Lack of documentation and too many manual processes in the financial close process are a drain on resources and potentially a source of compliance and audit risk. But ultimately the quality of the results also impacts on the ability of the company to make accurate business decisions. Is close process automation the answer?
For a large international corporate, the financial close process can involve thousands of tasks that must be carried out for each period-end. In all too many cases these tasks are undocumented and manually executed which means time and resources are wasted trying to meet strict deadlines or fixing problems afterwards. Failure to produce accurate close data can force compliance and audit issues and even diminish the company’s ability to make confident strategic business decisions. In short, too many companies are on the edge when it comes to their financial reporting.
At least this is the understanding drawn from ongoing research by process automation firm, Redwood Software. By working with Global 1000 companies that use SAP applications (and it lists big names such as Airbus, Walmart, 3M, Tesco, Shell and Daimler amongst its clients), it is aiming to better understand the gap between perception, reality, and best practices when it comes to the financial close process. Its findings indicate a worryingly high volume of undocumented processes and spreadsheet-led manual activities. Data gleaned from 56 businesses so far indicate that 82% of financial close processes are completely manual. The research also reveals that up to 23% of financial close transactions that are formally documented are never actually executed.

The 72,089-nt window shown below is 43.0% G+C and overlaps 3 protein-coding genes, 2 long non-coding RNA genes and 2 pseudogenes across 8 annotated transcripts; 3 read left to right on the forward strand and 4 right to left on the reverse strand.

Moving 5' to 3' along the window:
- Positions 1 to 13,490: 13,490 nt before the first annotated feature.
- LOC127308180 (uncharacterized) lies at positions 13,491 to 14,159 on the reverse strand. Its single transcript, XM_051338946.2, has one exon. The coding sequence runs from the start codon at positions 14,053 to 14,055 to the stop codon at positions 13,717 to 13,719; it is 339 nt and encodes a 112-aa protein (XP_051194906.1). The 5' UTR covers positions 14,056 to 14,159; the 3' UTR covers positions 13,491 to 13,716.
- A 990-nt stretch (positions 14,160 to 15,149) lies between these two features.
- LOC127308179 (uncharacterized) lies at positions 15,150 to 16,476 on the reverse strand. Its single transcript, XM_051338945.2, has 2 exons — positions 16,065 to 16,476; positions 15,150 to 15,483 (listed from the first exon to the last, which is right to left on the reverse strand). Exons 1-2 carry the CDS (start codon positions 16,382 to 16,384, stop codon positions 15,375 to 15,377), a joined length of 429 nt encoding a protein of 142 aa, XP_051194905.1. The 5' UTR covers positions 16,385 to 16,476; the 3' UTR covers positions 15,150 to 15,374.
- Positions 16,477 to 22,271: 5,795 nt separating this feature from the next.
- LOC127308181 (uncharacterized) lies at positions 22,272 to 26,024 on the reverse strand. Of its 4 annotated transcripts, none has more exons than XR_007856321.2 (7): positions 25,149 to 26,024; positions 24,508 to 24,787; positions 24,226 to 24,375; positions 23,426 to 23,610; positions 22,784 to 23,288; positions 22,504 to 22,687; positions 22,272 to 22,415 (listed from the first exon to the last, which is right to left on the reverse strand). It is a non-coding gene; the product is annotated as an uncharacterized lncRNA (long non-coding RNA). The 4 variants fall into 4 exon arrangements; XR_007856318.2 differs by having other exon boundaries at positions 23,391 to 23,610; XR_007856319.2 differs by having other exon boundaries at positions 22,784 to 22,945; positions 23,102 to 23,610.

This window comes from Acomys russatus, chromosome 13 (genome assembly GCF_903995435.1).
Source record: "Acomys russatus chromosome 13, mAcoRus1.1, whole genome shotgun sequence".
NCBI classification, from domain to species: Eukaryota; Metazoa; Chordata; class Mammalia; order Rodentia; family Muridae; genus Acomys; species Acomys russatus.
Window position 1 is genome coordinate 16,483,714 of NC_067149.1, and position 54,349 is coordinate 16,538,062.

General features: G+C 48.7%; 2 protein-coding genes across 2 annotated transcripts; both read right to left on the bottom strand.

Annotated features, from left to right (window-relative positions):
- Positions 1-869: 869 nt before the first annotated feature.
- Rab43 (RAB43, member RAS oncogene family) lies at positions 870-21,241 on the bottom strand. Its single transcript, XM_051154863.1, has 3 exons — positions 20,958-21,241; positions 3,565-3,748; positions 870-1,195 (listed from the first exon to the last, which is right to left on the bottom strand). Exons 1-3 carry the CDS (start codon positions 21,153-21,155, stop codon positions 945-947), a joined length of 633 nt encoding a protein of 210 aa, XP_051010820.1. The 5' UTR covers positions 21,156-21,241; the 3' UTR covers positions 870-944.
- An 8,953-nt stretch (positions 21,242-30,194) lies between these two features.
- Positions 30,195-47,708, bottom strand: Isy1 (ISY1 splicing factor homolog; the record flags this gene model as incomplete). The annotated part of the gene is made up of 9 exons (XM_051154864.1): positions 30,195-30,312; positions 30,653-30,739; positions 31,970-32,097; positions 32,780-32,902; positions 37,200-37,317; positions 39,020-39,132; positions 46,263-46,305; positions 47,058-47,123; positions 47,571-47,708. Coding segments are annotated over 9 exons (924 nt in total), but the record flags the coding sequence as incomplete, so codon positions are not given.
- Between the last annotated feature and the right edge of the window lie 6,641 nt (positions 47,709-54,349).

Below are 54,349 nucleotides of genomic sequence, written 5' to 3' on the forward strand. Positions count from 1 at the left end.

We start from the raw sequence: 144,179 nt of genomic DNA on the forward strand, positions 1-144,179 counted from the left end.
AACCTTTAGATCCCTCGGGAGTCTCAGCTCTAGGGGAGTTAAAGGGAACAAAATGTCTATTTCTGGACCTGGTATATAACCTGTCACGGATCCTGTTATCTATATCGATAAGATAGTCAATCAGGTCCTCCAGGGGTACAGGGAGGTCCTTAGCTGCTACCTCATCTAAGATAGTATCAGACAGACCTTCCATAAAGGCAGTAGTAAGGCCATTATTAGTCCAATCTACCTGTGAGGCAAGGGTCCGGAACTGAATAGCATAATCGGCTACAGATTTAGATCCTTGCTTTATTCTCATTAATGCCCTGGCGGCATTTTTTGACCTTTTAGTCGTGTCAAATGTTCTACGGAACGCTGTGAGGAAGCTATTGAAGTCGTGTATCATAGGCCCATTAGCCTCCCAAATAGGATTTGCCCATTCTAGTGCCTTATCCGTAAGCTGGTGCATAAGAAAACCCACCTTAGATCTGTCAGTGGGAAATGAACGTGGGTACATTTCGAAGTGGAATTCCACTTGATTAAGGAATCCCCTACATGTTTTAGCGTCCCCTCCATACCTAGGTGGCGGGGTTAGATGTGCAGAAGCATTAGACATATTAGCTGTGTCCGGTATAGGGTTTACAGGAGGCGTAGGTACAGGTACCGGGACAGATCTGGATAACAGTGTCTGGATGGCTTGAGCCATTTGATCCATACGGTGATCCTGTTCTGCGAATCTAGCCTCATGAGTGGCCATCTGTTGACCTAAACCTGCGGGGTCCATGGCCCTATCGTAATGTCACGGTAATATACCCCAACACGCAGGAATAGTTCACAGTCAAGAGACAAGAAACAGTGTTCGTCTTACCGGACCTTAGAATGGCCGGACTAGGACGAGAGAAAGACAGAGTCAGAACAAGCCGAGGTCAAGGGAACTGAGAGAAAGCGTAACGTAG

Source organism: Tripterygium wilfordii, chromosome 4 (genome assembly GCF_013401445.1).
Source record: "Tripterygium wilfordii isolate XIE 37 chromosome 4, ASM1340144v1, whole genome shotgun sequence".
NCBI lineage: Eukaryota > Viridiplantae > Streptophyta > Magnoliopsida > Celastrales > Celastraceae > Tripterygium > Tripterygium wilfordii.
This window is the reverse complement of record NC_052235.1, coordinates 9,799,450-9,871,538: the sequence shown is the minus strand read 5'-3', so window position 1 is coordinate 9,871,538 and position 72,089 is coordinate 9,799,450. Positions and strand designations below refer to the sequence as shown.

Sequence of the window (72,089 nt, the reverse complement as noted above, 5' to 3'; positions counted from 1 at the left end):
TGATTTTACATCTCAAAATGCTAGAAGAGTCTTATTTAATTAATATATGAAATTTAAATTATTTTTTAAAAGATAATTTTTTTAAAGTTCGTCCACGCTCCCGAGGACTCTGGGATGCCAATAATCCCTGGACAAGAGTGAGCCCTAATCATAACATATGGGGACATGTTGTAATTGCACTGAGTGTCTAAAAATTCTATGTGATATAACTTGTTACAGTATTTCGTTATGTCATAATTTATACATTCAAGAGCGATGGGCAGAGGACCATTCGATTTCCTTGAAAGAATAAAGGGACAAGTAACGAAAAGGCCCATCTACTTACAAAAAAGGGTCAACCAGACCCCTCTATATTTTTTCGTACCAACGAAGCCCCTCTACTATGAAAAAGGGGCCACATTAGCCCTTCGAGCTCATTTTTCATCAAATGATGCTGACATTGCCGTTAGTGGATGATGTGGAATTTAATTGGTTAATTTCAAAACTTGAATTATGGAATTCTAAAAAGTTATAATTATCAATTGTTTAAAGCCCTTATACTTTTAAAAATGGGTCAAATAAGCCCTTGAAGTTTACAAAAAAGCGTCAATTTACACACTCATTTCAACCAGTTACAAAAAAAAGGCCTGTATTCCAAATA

The enterprises interviewed by Redwood to date have an average of 83 separate legal entities. The financial close typically takes seven days to complete, requiring 142 full-time equivalents (FTEs) for each entity to analyse data, adjust, review and create reports. Where companies have different monthly, quarterly and year-end processes, complexity abounds potentially requiring up to 8,300 FTE days being dedicated to the close every year.
Why so manual?
The reason for the lack of efficiency is easily understood if it is considered how far the typical finance back office structure of many businesses has progressed over the past few decades, says Neil Kinson, Redwood’s VP EMEA. Compare the level of automation of a car manufacturing plant of the 1950s to one today and they would look very different. But draw the same parallel with the typical finance back office and whilst today’s set up may have computers and telephones, the number of people and the kind of things they do are largely the same in that they are still heavily reliant on manual activity. “We have not seen the kind of step change in productivity or automation that we have elsewhere,” states Kinson. His “mission” is to try to address that situation.
By analysing the close processes of a business, it becomes apparent that many tasks are “repetitive and mundane”. The potential for error will thus often be derived from the monotony of the task if it is executed manually, not its complexity. KPMG has noted that the average manual processing error-rate in this environment is around 15%. Even if this figure is wildly pessimistic, scaling up the error rate for a business that must execute many thousands of close process tasks each period will still introduce a significant level of risk – and cost – that simply does not need to be there. Kinson acknowledges that the errors may not all be of material significance to the final reporting “but there will nonetheless always be an overhead in finding and remedying them”.